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Why Training Spending Levels Don't Matter Anymore
Training expenditure is a metric still used by many human resources and training professionals, as well as some market evaluators, to measure the value that enterprises place on education and training. However, it is known that training expenditure per person is not an indicator of:
- Access to training for employees.
- The quality of the training.
- The effectiveness of knowledge transfer and skill building.
- The volume of training available.
- Efficiency and effectiveness of training.
- Training's support of specific business goals.
- The return on investment and the impact on the business.
Therefore, I argue that training expenditure should no longer be used for providing a value comparison without looking at other effectiveness metrics. Between 1999 and 2002, organizations that adopted e-learning and moved toward a more just-in-time learning environment significantly enhanced their learning capabilities. In addition, they achieved savings that translate into similar or less spending per employee while providing their workforce with more training to support business goals.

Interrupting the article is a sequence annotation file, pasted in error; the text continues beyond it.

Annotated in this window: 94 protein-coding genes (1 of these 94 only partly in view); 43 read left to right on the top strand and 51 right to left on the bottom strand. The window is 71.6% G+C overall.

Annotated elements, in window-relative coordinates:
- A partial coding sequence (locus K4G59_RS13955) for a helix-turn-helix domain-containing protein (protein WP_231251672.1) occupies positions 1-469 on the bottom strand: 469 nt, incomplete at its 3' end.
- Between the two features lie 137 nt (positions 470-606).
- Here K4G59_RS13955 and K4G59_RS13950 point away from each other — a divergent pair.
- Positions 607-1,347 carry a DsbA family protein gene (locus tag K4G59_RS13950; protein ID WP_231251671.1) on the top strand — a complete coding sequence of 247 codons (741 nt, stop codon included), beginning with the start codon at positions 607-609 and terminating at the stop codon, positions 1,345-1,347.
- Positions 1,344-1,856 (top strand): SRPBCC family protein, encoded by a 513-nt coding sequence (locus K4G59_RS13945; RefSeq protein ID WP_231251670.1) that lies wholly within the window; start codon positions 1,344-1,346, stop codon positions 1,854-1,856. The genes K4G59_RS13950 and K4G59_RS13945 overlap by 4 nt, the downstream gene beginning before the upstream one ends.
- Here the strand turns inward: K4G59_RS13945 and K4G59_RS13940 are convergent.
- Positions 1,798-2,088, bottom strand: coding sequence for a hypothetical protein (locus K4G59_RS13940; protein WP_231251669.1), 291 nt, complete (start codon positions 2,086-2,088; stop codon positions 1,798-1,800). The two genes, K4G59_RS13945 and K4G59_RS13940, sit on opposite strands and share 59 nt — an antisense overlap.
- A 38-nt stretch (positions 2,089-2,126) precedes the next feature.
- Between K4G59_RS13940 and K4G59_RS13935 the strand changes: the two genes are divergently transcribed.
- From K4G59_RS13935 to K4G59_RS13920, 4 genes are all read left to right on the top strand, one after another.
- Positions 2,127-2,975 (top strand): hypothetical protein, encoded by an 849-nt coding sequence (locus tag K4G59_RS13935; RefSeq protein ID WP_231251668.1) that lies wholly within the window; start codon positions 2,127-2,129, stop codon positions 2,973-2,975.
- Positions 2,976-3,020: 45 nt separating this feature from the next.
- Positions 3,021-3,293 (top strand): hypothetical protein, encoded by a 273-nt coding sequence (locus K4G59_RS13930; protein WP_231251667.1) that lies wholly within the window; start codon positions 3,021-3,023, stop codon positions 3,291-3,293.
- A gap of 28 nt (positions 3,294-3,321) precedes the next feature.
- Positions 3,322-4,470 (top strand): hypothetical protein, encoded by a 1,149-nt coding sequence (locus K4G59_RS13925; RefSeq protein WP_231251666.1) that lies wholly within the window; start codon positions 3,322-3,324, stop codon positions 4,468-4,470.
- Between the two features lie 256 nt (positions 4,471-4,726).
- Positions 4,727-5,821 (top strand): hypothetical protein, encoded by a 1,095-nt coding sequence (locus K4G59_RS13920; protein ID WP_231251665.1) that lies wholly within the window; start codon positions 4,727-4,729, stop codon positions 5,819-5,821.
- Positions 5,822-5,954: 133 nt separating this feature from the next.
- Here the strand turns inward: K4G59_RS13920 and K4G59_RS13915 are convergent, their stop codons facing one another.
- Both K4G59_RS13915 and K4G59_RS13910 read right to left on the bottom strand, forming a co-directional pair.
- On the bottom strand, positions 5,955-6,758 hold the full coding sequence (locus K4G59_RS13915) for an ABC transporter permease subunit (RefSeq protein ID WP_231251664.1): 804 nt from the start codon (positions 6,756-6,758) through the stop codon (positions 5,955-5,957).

I have distinguished four different "adoption stages" of e-learning: clappers, experimenters, developers and leaders. The transition from one stage to another is not necessarily a given, and some organizations might stay in one stage for a long time, depending on how strategic learning is in their organization and on the competitive pressures in their industry.
Companies in the clappers stage have accepted e-learning as part of the new learning reality and have launched a couple of e-learning programs. However, the learning strategy is still focused on classroom training delivery, and there is not necessarily enthusiasm to change this. Some organizations might decide to become more aggressive in e-learning over time and move to the "experimenters" stage.
Companies that have made e-learning part of their overall learning strategy and have explored the best applications of e-learning within their organization are in the experimenters stage. In this stage, e-learning is often blended with classroom training. The main goal is to provide additional skill-development opportunities in specific learning categories.
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